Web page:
Should you be worried about metal whiskers?

new research and environmental legislation have changed how people approach the issue

Depending on whom you ask, the data-center phenomenon of metal whiskering is either a relatively uncommon fluke or a crisis waiting to happen.

Whiskering is caused either by stress from a particular manufacturing technique used by makers of servers, floor tiles and other products, or by a cornucopia of factors. Some say the problem can be avoided by not using old or inexpensive materials, while others say new research is required to eliminate the threat.

Most data-center equipment manufacturers are taking measures to prevent metal whiskers -- troublesome, tiny filaments that can form on their products' zinc and tin coatings

Still, data centers with old or inexpensive materials or equipment run the risk of whiskers forming, breaking off, getting into computers and short-circuiting them. Metal whiskers may cause unusual, sporadic problems, or they may cause a data center's power supplies to short out en masse. Since Network World first covered metal whiskers in 2004, new research and environmental legislation have changed how people approach the issue.

Explaining metal whiskers

The source of metal whiskers is steel that has been electroplated with zinc or tin to prevent rusting, according to Robert Sullivan, senior consultant at the Uptime Institute. When manufacturers deposit zinc or tin through electroplating, he says, the process can introduce stresses that cause whiskering. Zinc- and tin-plated metal has been used in computers, server racks, floor tiles and the like.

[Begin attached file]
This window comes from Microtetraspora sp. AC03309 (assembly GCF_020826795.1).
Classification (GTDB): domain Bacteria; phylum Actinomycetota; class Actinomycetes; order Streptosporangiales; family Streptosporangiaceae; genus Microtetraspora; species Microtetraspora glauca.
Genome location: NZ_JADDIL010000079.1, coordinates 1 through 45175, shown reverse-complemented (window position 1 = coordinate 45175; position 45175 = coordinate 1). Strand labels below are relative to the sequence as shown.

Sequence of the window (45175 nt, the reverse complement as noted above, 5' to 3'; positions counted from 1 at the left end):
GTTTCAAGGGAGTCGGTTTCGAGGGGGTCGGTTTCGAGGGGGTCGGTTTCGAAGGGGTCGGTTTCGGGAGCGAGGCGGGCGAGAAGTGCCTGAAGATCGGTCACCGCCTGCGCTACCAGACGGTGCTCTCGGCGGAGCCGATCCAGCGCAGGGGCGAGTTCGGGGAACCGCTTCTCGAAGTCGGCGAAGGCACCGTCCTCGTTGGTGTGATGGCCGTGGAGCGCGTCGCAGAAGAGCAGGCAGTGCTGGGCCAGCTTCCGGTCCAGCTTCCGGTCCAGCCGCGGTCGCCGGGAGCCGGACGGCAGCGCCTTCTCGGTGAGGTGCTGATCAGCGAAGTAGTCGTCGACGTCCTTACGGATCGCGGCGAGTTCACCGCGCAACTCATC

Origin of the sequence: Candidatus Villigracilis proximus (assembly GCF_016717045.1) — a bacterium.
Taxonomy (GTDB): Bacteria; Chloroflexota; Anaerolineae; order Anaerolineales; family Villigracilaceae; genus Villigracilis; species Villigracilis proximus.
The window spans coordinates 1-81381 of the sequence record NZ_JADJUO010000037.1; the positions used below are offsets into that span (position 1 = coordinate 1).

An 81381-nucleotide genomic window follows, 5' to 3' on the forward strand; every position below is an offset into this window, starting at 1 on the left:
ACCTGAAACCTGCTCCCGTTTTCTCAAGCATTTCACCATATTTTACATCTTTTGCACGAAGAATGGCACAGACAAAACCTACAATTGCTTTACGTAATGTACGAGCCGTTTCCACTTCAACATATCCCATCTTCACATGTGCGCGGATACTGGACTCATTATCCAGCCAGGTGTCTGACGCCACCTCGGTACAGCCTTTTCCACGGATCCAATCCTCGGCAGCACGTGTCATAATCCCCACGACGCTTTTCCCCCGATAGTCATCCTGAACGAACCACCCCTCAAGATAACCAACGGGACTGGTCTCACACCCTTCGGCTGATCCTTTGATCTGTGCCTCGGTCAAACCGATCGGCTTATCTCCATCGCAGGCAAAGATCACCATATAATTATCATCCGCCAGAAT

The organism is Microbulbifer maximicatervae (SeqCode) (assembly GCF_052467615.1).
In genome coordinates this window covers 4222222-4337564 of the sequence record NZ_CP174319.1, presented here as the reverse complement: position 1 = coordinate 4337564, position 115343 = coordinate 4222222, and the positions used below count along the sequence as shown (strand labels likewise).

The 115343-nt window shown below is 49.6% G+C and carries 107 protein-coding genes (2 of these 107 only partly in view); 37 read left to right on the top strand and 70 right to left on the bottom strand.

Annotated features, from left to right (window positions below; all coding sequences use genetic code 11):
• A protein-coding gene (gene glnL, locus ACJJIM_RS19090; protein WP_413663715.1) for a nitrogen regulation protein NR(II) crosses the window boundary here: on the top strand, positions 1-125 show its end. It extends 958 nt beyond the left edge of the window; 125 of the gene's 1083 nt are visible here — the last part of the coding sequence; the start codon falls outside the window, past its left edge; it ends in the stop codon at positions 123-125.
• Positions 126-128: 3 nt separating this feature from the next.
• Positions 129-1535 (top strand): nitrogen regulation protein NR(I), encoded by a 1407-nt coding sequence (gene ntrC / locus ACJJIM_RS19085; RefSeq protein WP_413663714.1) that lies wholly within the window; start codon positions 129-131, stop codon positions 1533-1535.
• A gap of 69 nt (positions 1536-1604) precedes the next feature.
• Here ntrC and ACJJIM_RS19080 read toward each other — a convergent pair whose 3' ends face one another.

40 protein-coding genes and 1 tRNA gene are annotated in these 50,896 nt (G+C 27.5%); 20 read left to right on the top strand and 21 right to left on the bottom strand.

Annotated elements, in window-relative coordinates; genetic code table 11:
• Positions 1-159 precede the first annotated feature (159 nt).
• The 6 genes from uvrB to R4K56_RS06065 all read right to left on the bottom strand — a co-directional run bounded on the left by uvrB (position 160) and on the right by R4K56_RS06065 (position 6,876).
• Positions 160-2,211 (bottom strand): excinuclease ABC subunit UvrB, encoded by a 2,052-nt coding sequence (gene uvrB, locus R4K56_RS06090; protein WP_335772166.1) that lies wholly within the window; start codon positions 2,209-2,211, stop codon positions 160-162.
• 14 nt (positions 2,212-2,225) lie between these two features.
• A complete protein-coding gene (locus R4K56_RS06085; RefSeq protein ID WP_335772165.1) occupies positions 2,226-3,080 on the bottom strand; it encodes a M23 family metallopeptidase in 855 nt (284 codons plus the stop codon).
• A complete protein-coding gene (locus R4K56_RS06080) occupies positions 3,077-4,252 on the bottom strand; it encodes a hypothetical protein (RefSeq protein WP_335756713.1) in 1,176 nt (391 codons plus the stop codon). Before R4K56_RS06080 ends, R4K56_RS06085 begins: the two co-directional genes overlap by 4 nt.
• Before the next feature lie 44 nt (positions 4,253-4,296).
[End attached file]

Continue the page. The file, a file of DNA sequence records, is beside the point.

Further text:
Sullivan says that hot-dipped galvanizing -- a process in which metal is dipped into molten zinc or tin -- does not produce whiskers. He adds that if metal is electroplated, a powder coating process can be used to prevent whiskers from forming.

Electroplating involves immersing one metal, such as steel, in water, and running a current through the water to get another metal, such as tin or zinc, to bind to it. Hydrogen atoms from the water also can be deposited on the metal, and that can lead to what Sullivan calls "compressive stress." To relieve some stress, molecules of the metal's outer layer get pushed out in a process that Sullivan says is "like trying to empty the ocean with a kid's sand pail." Stress remains, however, so this process happens over and over, causing a tiny metal whisker to form. Sullivan says that zinc, tin, and cadmium all can produce whiskers through this process.

According to Sullivan, most manufacturers of metal tiles and the like use metals and processes that don't cause whiskering, but old or inexpensive materials may pose a risk. He says that in one data center that was less than five years old, he found metal whiskers on an economy-grade metal bar that was used to support ceiling tiles. Only the bottom of the bar was powder-coated, and zinc whiskers formed on the other sides. Sullivan says metal whiskers generally take about two years to form, although he has seen them crop up in as little as six months.

Mixing lead into tin or zinc prevents metal whiskers from forming, and new, lead-free solder could introduce a new source of whiskers. "I think we're just starting to see the tip of the iceberg on that," says Rich Hill, president of data-center cleaning company Data Clean. Sullivan disagrees: "I don't see that soldering is an exposure to the creation of either zinc or tin whiskers," he says. He adds that lead restrictions should not cause whisker problems for other parts, either. "If you're plating with a lead-zinc alloy . . . it won't grow zinc whiskers," he says, "but there are very few people that are doing that," so restrictions on the use of lead should not pose a problem.

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